My mom had tried everything she could to make me feel better. She tried so hard to make me smile that at times it even made me angry. She too was shaken up about Jayson’s disappearance since he had been a second son to her. He had moved in with us a couple years ago because of some problems at home and my mom had welcomed him with open arms. I’m not sure she really knew what to do in the situation herself because of her being almost as hurt as I am, so her handling me on top of that was impossible. She didn’t want to face this realization however, and every now and then she would do something over the top to try and get me to forget even just for a moment. I appreciated her efforts and I was grateful that I had a mom that cared so much, but everything she planned always ended up sending a painful memory through my mind and ripping me apart. It wasn’t intentional and I knew that, but sometimes I wish she would just leave me be and let me be unhappy.

But she was my mother, and watching your child stay unhappy isn’t something mothers do when they care for their children deeply. She wasn’t going to give up and I knew that, so when she told me she had planned a birthday party for my seventeenth birthday I didn’t argue or even fight it. I accepted the fact and told her thank you, and then went to my room and screamed into my pillow. Kids from school were going to show up, most of them probably only for the cake and to listen to the local band my mom had hired. Some of them probably only because they knew my family owned most of the companies in the city and wanted to see if my house was as awesome as everyone claimed it was. The people that showed up for that reason would not be disappointed. My house was one of the biggest and nicest in the city.

I lived a rich life, and I could honestly have pretty much anything I wanted. But with Jayson gone, I didn’t want anything. I didn’t care about my life and living in a big house was more like having a lot of extra empty space to me. Most of the rooms were always empty, and all walking around my house did was remind me of how alone I was now. I wouldn’t even walk to the left of my room. Jayson’s room was down that hall and I still hadn’t gotten up the courage to step foot in it.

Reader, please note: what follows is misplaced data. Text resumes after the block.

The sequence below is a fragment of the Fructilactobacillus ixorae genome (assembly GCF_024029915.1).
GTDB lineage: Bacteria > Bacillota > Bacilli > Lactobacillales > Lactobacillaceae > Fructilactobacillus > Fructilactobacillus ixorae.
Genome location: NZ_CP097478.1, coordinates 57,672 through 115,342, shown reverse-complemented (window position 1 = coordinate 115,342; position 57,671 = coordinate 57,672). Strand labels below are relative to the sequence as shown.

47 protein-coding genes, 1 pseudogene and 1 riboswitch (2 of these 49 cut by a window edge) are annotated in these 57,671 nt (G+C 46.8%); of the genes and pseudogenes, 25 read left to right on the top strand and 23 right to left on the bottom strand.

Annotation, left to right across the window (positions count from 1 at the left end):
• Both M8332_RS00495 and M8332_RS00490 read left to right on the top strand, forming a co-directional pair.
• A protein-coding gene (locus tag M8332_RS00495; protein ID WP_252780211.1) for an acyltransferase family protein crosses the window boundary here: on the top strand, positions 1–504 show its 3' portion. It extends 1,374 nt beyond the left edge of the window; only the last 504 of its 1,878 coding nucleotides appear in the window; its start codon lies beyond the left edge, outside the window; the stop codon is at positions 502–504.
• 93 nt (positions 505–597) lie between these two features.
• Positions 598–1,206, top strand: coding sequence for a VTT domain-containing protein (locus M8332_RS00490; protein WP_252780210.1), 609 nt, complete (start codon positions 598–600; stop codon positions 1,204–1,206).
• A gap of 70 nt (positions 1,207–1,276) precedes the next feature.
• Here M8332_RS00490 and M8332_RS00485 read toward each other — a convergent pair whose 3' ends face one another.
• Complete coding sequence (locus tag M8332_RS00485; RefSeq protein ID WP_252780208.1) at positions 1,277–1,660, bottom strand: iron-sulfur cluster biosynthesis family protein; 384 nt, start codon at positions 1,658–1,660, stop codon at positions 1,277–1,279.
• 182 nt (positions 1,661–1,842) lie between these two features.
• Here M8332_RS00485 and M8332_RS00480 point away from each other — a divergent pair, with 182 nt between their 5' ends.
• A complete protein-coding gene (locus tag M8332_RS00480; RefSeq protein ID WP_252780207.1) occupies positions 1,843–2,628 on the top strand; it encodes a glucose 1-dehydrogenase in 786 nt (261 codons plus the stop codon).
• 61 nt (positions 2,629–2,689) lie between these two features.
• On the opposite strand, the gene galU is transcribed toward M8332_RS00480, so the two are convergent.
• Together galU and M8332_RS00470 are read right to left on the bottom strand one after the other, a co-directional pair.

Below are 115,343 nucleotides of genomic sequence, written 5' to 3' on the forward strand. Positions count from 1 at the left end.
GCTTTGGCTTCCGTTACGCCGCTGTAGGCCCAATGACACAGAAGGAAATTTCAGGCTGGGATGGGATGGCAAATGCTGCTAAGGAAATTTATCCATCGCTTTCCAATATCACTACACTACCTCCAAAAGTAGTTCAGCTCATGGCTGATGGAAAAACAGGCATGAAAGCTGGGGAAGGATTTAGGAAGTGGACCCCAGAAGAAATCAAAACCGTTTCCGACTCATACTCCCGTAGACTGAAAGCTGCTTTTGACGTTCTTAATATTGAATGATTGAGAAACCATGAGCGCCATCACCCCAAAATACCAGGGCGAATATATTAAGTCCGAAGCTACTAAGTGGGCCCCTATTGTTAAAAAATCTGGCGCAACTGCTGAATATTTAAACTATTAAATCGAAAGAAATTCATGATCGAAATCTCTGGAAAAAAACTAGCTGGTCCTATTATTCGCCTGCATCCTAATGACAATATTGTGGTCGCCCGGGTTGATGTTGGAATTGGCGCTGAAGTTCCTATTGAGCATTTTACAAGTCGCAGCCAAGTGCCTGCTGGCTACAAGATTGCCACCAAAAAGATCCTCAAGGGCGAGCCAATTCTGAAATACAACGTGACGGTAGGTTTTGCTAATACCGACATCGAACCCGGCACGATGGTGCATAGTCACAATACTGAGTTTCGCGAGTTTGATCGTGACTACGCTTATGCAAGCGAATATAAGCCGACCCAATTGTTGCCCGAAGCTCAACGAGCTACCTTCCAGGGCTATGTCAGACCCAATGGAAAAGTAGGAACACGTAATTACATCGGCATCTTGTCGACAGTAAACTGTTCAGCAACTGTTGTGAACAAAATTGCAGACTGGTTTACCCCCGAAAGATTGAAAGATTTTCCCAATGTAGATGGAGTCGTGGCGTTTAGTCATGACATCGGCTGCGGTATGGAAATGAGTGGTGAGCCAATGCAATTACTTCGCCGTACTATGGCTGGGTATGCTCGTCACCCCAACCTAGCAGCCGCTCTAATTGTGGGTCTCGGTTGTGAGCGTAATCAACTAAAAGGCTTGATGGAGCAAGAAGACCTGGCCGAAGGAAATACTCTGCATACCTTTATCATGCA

Everyone at school knew of what had happened and I’d become a completely different person. I lost every one of my friends by pushing them away to the point that they could no longer fight back. And in all honesty, I didn’t want them to. I didn’t want them to stick around to see me the way that I was. They all reacted to my behavior just the way I wanted them to; they all gave up on me. The phone calls started coming further and further apart until they finally stopped once they realized that I was ignoring them, and I had avoided eye contact with them at all costs in the hallway during passing periods. The only time I would have anything to do with them was when a teacher would pair me up with them for a project. Even then I didn’t talk. I would just nod and do the assignments, listening to them try and comfort me but completely ignoring all advice they gave. They didn’t know what I was dealing with. They had no idea what I was feeling and their advice didn’t do any good because of that fact.

It wasn’t only them that had given up, either. I had been the rich and popular girl. I wasn’t one that was a snob, and in fact I tried hard to be nice to pretty much everyone in the school that wasn’t too intimidated to come and talk to me. I had the biggest heart of anyone at school according to most of the kids. Now that Jayson was gone and that I was losing myself, no one at school wanted to have much of anything to do with me anymore. After all, who would want to hang out with a depressed girl that did nothing but stare at the walls all day? I know that if I were someone else, that would be the last thing I would prefer doing in my spare time. I didn’t mind them not wanting to communicate with me, and even those that actually did usually got the cold shoulder. I felt bad for ignoring them and shooting down their attempts at conversation with me, but I knew they’d be better off without someone that felt as low as me being around them. My negativity would rub off on them if they spent too much time with me. In some ways I guess I felt as if by staying away from them I was doing them a favor.

But whether I liked it or not, the party was going to happen and I was going to have to seem appreciative as the kids from school showed up. I’d have to force a smile on my face as they handed me gifts and told me happy birthday, and I told myself that for that one afternoon I would attempt to be social. My mom was trying so hard and I didn’t want her to think that all of her efforts were useless, even if that really were the case.